Handy Git aliases

Posted on Fri 06 January 2023 in hints-and-kinks • 2 min read

I use Git on a practically daily basis, and although it comes with just about everything including the proverbial kitchen sink, there are a few bits of functionality that I only wish it had. Luckily, Git’s functionality is almost indefinitely extensible via the use of aliases.

So, here are some that I define in my ~/.gitconfig file, with a brief explanation of what they’re good for:

List branches by their date of last modification

  recent = branch --sort=-committerdate --format=\"%(committerdate:relative)%09%(refname:short)\"

I frequently have a pretty large number of topic branches that I work on, plus ones that I pull in from other people’s remotes for local review. So it’s helpful to know which branches in my checkout were most recently updated, and I can run git recent to do that.

Delete old topic branches that have been merged

  delete-merged-branches = !git branch --merged | grep -Ev '(main|master)' | xargs -prn1 git branch -d

I create a topic branch for everything that needs to be reviewed and merged to main at some point. That means it’s not unheard of that I create dozens of them each month, and they quickly accumulate. If I did not regularly prune old topic branches, my Git checkouts would become unmanageable pretty quickly.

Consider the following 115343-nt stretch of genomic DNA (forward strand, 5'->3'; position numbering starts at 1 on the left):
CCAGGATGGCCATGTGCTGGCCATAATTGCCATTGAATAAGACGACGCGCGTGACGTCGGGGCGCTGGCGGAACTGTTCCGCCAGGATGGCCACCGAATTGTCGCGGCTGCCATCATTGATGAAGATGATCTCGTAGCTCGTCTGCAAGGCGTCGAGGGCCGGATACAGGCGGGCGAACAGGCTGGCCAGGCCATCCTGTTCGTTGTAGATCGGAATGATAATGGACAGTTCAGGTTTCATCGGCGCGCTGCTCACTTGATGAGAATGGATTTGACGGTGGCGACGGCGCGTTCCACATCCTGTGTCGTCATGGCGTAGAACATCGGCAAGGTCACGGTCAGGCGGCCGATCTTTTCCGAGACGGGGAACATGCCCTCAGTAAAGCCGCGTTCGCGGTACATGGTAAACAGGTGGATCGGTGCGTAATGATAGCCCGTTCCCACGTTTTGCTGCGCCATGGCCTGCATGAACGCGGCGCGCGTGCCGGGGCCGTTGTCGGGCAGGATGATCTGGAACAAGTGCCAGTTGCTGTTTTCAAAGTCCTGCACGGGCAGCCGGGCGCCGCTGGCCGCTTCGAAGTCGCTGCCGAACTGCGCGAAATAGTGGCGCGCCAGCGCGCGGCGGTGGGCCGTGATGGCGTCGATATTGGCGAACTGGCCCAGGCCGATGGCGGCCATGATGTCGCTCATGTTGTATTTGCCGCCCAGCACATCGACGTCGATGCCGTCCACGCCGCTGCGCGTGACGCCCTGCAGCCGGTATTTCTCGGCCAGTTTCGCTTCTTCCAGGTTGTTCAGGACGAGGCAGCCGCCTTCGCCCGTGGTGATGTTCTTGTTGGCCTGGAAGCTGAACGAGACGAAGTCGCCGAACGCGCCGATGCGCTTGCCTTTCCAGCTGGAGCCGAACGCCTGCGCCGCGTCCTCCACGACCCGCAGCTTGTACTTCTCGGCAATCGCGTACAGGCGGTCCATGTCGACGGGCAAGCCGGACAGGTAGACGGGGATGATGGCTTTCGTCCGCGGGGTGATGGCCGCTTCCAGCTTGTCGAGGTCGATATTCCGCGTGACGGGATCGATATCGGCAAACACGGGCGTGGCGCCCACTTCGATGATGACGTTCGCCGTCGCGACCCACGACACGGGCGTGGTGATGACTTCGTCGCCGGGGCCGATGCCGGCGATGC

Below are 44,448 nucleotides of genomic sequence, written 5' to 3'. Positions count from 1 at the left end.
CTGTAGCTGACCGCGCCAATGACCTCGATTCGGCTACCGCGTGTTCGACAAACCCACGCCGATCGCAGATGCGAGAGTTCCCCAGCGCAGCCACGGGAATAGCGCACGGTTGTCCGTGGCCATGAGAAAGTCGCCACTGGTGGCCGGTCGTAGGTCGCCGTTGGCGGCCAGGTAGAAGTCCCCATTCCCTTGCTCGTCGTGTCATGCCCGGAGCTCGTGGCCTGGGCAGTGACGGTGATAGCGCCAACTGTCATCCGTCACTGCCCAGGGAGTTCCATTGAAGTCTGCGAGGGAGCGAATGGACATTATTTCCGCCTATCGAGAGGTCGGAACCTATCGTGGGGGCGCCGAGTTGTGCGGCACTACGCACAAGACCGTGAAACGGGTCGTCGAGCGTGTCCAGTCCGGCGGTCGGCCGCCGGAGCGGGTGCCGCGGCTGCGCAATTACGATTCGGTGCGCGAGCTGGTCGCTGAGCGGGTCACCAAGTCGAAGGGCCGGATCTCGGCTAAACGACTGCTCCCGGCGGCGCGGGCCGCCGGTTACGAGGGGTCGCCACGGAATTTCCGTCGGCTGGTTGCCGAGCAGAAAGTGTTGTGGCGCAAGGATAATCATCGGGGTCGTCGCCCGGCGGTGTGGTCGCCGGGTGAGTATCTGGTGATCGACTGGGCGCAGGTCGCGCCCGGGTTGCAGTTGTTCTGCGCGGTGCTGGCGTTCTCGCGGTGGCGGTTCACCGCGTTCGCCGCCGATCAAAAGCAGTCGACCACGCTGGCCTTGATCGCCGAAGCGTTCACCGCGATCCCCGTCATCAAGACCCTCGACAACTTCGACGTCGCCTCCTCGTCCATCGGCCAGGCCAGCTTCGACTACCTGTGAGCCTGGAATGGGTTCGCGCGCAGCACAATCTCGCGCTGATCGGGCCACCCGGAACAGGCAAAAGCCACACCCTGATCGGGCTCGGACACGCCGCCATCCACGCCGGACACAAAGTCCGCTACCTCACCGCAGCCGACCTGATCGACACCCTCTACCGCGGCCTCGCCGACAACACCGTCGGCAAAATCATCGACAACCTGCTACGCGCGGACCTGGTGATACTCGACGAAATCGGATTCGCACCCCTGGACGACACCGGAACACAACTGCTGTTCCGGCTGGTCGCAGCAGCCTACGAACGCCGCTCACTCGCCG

So, I use my git delete-merged-branches command to remove those local branches that are fully merged to main.

Find the origin of a branch point

    oldest-ancestor = !bash -c 'diff -u <(git rev-list --first-parent \"${1:-main}\") <(git rev-list --first-parent \"${2:-HEAD}\") | sed -ne \"s/^ //p\" | head -1' -

Sometimes I create a topic branch off main, then add oodles of commits on it. At the same time, more commits land on main, and eventually I forget which commit I based my branch on.

Then, I can use git oldest-ancestor to retrace my branch point, like so:

  • git oldest-ancestor foo bar: find out at which commit bar branched off foo.
  • git oldest-ancestor foo: find out at which commit the currently checked-out branch branched off foo.
  • git oldest-ancestor: find out at which commit the currently checked-out branch branched off main.

I seem to recall I learned this trick from a Stack Overflow discussion, which I can’t find anymore. What I have found is a similar implementation from Lee Dohm that is MIT licensed: git-oldest-ancestor.

Fix trailing whitespace

  fixws = !git diff-index --check --cached HEAD -- | sed /^[+-]/d | sed -r s/:[0-9]+:.*// | uniq | xargs sed -e s/[[:space:]]*$// -i

I usually want to avoid committing changes with extraneous whitespace, and if I enable the default pre-commit script that lives in a .git/hooks directory by dropping .sample off its filename, Git will even enforce this as a pre-commit rule.

So what I do is this:

  • I try git commit.
  • Git complains about trailing whitespace.
  • I run git fixws, and repeat my git commit command.